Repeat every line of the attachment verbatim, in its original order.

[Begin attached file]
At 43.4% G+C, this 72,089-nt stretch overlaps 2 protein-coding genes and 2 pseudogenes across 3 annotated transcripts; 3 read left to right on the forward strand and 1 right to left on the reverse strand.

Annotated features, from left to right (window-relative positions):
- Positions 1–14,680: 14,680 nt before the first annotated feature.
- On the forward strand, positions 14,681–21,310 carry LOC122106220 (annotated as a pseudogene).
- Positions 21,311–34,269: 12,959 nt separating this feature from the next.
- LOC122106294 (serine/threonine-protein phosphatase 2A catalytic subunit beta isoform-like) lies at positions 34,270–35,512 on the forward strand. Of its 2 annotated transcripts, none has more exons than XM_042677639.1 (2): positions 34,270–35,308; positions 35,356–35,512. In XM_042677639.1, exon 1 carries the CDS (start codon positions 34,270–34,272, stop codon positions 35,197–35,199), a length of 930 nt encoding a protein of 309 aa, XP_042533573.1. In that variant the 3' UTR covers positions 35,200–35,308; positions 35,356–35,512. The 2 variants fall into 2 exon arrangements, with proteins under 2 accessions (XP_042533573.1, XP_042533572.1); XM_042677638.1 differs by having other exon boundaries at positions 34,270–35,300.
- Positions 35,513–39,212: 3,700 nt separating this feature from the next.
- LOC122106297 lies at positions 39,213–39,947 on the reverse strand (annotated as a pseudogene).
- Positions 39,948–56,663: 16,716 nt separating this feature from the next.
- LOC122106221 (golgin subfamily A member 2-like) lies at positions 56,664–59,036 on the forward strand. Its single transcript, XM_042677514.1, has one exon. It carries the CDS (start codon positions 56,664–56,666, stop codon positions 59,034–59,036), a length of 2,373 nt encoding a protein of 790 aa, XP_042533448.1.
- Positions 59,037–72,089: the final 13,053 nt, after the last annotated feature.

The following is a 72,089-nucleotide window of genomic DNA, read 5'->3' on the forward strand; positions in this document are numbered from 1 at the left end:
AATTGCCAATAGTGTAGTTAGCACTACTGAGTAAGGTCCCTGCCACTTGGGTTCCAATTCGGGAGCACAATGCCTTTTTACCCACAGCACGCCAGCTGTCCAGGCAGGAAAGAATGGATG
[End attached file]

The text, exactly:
At 43.4% G+C, this 72,089-nt stretch overlaps 2 protein-coding genes and 2 pseudogenes across 3 annotated transcripts; 3 read left to right on the forward strand and 1 right to left on the reverse strand.

Annotated features, from left to right (window-relative positions):
- Positions 1–14,680: 14,680 nt before the first annotated feature.
- On the forward strand, positions 14,681–21,310 carry LOC122106220 (annotated as a pseudogene).
- Positions 21,311–34,269: 12,959 nt separating this feature from the next.
- LOC122106294 (serine/threonine-protein phosphatase 2A catalytic subunit beta isoform-like) lies at positions 34,270–35,512 on the forward strand. Of its 2 annotated transcripts, none has more exons than XM_042677639.1 (2): positions 34,270–35,308; positions 35,356–35,512. In XM_042677639.1, exon 1 carries the CDS (start codon positions 34,270–34,272, stop codon positions 35,197–35,199), a length of 930 nt encoding a protein of 309 aa, XP_042533573.1. In that variant the 3' UTR covers positions 35,200–35,308; positions 35,356–35,512. The 2 variants fall into 2 exon arrangements, with proteins under 2 accessions (XP_042533573.1, XP_042533572.1); XM_042677638.1 differs by having other exon boundaries at positions 34,270–35,300.
- Positions 35,513–39,212: 3,700 nt separating this feature from the next.
- LOC122106297 lies at positions 39,213–39,947 on the reverse strand (annotated as a pseudogene).
- Positions 39,948–56,663: 16,716 nt separating this feature from the next.
- LOC122106221 (golgin subfamily A member 2-like) lies at positions 56,664–59,036 on the forward strand. Its single transcript, XM_042677514.1, has one exon. It carries the CDS (start codon positions 56,664–56,666, stop codon positions 59,034–59,036), a length of 2,373 nt encoding a protein of 790 aa, XP_042533448.1.
- Positions 59,037–72,089: the final 13,053 nt, after the last annotated feature.

The following is a 72,089-nucleotide window of genomic DNA, read 5'->3' on the forward strand; positions in this document are numbered from 1 at the left end:
AATTGCCAATAGTGTAGTTAGCACTACTGAGTAAGGTCCCTGCCACTTGGGTTCCAATTCGGGAGCACAATGCCTTTTTACCCACAGCACGCCAGCTGTCCAGGCAGGAAAGAATGGATG